Garnett Andrews horse-drawn fire engine
City firemen took great pride in the turnout of the No. 3 engine, the “Garnett Andrews," and the matching pair of gray horses. The engine was obtained by the City of Chattanooga in 1892 from the Ahrens Company. In the driver’s seat is Thomas Kassinger and at the side of the engine, left to right, Capt. Alf Handman and George Pendergrass.
Early steam fire engine of Chattanooga Fire department on McCallie Avenue
Heads up! The Garnett Andrews fire engine races along McCallie Avenue to the scene of a blaze. The homes of Dr. Henry Berlin (110 McCallie) and Thomas H. Payne (108 McCallie) are in the background of this image from about 1895.
City patrolmen on horseback leading the Liberty Loan parade
City Patrolmen leading the Liberty Loan Parade, April 6, 1918, to support the local effort to finance World War I. This image was taken on Market Street, between Seventh and Eight Streets, Capt. Joe Croft is on the right. An April 6, 1918 Chattanooga Times article reports, “This afternoon’s parade, while containing a military element in generous measures, will reach out and embrace every civic, fraternal, social and other factor which has been active in the war, and will accord them a larger measure of recognition than was the case last time.”
Chattanooga Police officers on first motorized vehicle and on horseback
Times eventually changed and horses were replaced with motorized transportation. This 1911 image shows one of the first motorized police vehicles in Chattanooga posed with several mounted officers. Identified left to right are: H. Minor, W. Turner, R.A. Tuner, Sr., Clarence Livingston, J.J. Irving, and W.C. Smith.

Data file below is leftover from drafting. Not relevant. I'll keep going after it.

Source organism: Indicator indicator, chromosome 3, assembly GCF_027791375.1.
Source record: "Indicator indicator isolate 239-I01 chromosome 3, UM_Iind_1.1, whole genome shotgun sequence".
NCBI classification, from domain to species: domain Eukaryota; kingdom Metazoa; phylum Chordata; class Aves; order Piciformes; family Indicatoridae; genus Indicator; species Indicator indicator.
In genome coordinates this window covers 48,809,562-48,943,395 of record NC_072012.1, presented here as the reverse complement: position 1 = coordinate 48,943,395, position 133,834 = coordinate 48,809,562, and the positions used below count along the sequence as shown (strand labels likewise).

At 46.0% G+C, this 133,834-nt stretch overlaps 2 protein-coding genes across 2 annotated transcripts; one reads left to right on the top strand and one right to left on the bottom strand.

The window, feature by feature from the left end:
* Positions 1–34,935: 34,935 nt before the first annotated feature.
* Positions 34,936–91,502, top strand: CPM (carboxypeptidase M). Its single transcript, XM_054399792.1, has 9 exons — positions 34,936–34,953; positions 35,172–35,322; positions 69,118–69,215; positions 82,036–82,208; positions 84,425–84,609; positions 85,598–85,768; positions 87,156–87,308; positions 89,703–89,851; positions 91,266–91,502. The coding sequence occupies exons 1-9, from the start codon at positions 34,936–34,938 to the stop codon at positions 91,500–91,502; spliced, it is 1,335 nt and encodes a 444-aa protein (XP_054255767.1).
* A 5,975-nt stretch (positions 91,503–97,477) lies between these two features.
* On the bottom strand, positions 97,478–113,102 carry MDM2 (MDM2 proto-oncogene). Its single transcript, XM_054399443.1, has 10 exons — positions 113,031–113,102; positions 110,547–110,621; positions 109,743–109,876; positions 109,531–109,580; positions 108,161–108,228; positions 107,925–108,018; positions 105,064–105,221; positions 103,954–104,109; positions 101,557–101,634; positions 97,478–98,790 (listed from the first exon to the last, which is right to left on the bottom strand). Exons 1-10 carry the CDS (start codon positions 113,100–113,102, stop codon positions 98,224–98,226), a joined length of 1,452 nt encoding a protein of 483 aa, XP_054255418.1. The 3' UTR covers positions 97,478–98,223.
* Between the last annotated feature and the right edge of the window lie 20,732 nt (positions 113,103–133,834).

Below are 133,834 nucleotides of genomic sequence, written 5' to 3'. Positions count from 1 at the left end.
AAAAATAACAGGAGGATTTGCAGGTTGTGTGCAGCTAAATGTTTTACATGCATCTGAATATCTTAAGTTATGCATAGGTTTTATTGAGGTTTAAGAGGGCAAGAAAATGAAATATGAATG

Clydesdale team of horses
Heavier draft horse breeds, such as Clydesdales, were used to pull the big heavy loads. In the early days this eight-horse hitch represents the type of turnout possibly seen on Chattanooga streets and pulling loads up the mountains. This image is from an exhibition of the famous Anheuser-Busch Clydesdales in Chattanooga on May 4, 1949.
Replica of old fashioned streetcar in front of Hamilton National Bank
Methods of mass transit are an important issue in any cityscape. Before the electric streetcar came into use horses and mules pulled these early streetcars through Chattanooga’s streets. This image depicts a replica streetcar in front of the Broad Street side of the Hamilton National Bank during the bank’s 50th anniversary celebration in 1939. The rear entrance of the Rialto Theater can also be seen.